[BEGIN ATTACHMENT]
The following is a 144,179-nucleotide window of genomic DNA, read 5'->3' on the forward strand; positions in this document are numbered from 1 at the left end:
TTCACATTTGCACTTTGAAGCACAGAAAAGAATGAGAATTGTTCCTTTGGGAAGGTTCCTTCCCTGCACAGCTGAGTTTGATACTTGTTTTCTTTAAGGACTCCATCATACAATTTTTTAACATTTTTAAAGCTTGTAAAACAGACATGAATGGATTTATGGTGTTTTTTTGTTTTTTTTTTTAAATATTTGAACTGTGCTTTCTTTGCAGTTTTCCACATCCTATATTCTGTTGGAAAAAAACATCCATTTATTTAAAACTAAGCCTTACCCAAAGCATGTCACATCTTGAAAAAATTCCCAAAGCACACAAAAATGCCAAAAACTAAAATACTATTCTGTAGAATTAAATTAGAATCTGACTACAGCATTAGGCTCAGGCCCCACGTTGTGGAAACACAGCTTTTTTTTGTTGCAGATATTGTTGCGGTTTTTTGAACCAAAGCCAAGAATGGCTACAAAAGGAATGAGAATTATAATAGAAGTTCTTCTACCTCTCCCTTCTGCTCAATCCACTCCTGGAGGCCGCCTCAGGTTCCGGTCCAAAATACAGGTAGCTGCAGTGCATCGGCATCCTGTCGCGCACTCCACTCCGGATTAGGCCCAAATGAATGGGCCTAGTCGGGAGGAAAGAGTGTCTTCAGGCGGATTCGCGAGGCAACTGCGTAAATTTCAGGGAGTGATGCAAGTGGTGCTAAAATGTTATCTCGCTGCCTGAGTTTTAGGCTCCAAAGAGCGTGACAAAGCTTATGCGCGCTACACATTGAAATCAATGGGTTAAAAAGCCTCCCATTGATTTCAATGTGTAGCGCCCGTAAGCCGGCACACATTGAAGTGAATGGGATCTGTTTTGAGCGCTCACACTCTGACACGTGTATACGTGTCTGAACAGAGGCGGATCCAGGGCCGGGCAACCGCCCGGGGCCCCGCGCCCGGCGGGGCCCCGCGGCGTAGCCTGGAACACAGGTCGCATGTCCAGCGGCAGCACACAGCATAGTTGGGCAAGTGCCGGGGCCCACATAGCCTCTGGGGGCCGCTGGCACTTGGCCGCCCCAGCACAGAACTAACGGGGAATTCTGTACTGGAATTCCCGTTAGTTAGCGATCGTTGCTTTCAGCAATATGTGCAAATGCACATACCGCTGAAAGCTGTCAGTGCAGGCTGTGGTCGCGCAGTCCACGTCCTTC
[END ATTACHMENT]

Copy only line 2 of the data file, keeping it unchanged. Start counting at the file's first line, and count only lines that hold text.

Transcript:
TTCACATTTGCACTTTGAAGCACAGAAAAGAATGAGAATTGTTCCTTTGGGAAGGTTCCTTCCCTGCACAGCTGAGTTTGATACTTGTTTTCTTTAAGGACTCCATCATACAATTTTTTAACATTTTTAAAGCTTGTAAAACAGACATGAATGGATTTATGGTGTTTTTTTGTTTTTTTTTTTAAATATTTGAACTGTGCTTTCTTTGCAGTTTTCCACATCCTATATTCTGTTGGAAAAAAACATCCATTTATTTAAAACTAAGCCTTACCCAAAGCATGTCACATCTTGAAAAAATTCCCAAAGCACACAAAAATGCCAAAAACTAAAATACTATTCTGTAGAATTAAATTAGAATCTGACTACAGCATTAGGCTCAGGCCCCACGTTGTGGAAACACAGCTTTTTTTTGTTGCAGATATTGTTGCGGTTTTTTGAACCAAAGCCAAGAATGGCTACAAAAGGAATGAGAATTATAATAGAAGTTCTTCTACCTCTCCCTTCTGCTCAATCCACTCCTGGAGGCCGCCTCAGGTTCCGGTCCAAAATACAGGTAGCTGCAGTGCATCGGCATCCTGTCGCGCACTCCACTCCGGATTAGGCCCAAATGAATGGGCCTAGTCGGGAGGAAAGAGTGTCTTCAGGCGGATTCGCGAGGCAACTGCGTAAATTTCAGGGAGTGATGCAAGTGGTGCTAAAATGTTATCTCGCTGCCTGAGTTTTAGGCTCCAAAGAGCGTGACAAAGCTTATGCGCGCTACACATTGAAATCAATGGGTTAAAAAGCCTCCCATTGATTTCAATGTGTAGCGCCCGTAAGCCGGCACACATTGAAGTGAATGGGATCTGTTTTGAGCGCTCACACTCTGACACGTGTATACGTGTCTGAACAGAGGCGGATCCAGGGCCGGGCAACCGCCCGGGGCCCCGCGCCCGGCGGGGCCCCGCGGCGTAGCCTGGAACACAGGTCGCATGTCCAGCGGCAGCACACAGCATAGTTGGGCAAGTGCCGGGGCCCACATAGCCTCTGGGGGCCGCTGGCACTTGGCCGCCCCAGCACAGAACTAACGGGGAATTCTGTACTGGAATTCCCGTTAGTTAGCGATCGTTGCTTTCAGCAATATGTGCAAATGCACATACCGCTGAAAGCTGTCAGTGCAGGCTGTGGTCGCGCAGTCCACGTCCTTC